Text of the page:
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Anti-Mujuru demo flops

By Lloyd Mbiba and Fungi Kwaramba

Plans by the Zanu PF faction loyal to Justice Minister Emmerson Mnangagwa to unseat all provincial chairpersons perceived to be sympathetic to Vice President Joice Mujuru swung into high gear in Mashonaland East with a choreographed but failed demonstration against regional party boss Ray Kaukonde in Marondera.

HUMAN BARRICADE: Anti-riot police block a group of war veterans and youths who were demonstrating for the ouster of Ray Kaukonde and his Zanu PF Mashonaland East provincial executive in Marondera.
HUMAN BARRICADE: Anti-riot police block a group of war veterans and youths who were demonstrating for the ouster of Ray Kaukonde and his Zanu PF Mashonaland East provincial executive in Marondera.

This latest assault on a sitting provincial chairperson — following similar recent thuggish attacks in Mashonaland West, Masvingo, Midlands and Manicaland — motivated party spokesperson Rugare Gumbo to observe ruefully that Zanu PF’s ugly factional and succession wars were now a threat to both the country’s precarious economy and President Robert Mugabe’s legacy.

The poorly-executed anti-Kaukonde demonstration — fronted by a few youths bussed-in from Harare and surrounding farms, as well as a smattering of war veterans — turned out to be an anti-Mujuru event in effect, with Gumbo describing the demo as “a total flop”.

“It flopped. People who attended that so-called demonstration are farm workers and grassroots supporters, including those who lost primary elections last year. It was a total flop.”

Defence minister Sydney Sekeramayi, who was in the area and was accosted by the toyi-toying yobs, told the mob that the fate of Kaukonde could only be addressed when the party holds its congress in December next month.

“I have heard your grievances. I will take them up. Some of them take time to address while others might be dealt with quickly.”

Pressured by some among the crowd to dump Kaukonde, Sekeramayi said, “There are ways in which party leaders, be they at cell, district or province are elected or removed”.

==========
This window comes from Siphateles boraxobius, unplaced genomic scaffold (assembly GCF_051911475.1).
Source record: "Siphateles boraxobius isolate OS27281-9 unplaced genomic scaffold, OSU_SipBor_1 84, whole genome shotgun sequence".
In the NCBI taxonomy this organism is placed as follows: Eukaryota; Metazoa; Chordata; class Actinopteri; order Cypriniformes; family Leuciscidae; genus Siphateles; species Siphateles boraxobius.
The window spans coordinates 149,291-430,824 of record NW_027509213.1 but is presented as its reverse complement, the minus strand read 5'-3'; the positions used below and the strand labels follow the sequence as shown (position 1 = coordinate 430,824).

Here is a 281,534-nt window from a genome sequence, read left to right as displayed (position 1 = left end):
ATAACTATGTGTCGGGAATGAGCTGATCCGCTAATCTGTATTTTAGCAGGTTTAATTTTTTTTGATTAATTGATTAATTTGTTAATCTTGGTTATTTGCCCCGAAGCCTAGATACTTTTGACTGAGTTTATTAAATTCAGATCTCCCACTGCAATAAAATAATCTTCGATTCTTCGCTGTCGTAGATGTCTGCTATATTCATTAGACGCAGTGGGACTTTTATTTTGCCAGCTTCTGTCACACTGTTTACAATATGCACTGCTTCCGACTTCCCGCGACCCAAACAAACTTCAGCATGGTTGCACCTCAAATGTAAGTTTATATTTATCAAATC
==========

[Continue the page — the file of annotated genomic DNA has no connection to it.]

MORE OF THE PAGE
Kaukonde, seen as a key Mujuru ally, has come under pressure from both Mugabe and his wife Grace to step down. But to the dismay of the First Family and his other party enemies, this is proving to be a difficult task as he enjoys overwhelming support in Mashonaland East.

Analysts have said the plans by some party bigwigs to unseat Zanu PF provincial chairpersons perceived to be sympathetic to Mujuru ahead of the party’s crucial elective congress in early December, were generally proving to be a failure.

The Mashonaland East provincial coordinating committee (PCC) defied Mugabe, Grace and Mnangagwa’s supporters at the weekend, saying they had full confidence in the beleaguered Kaukonde.

Sources who attended that PCC meeting said central committee member and Marondera West legislator, Retired Brigadier-General Ambrose Mutinhiri moved the motion that the province fully backed Kaukonde.

“Mutinhiri was the one who got the ball rolling by stating that the province fully backs the executive, including plans to expel Mujuru allies…. (David) Chapfika seconded the motion and said the province was united in its support of the executive,” one of the sources said.

In the Midlands PCC meeting held on Saturday, plans to suspend provincial chairman Jason Machaya also hit a brick wall after his supporters apparently mobilised youths and war veterans to demonstrate against his ouster.

“The attempted vote-of-no-confidence failed to take place as war veterans, youths and women who support Machaya countered it at the conference, waving placards and denouncing factionalism,” a party insider who attended the meeting said.

“So, in the end they, (Mnangagwa’s supporters) could not go ahead with their plan. The meeting then went ahead with deliberations on the forthcoming congress,” the source added.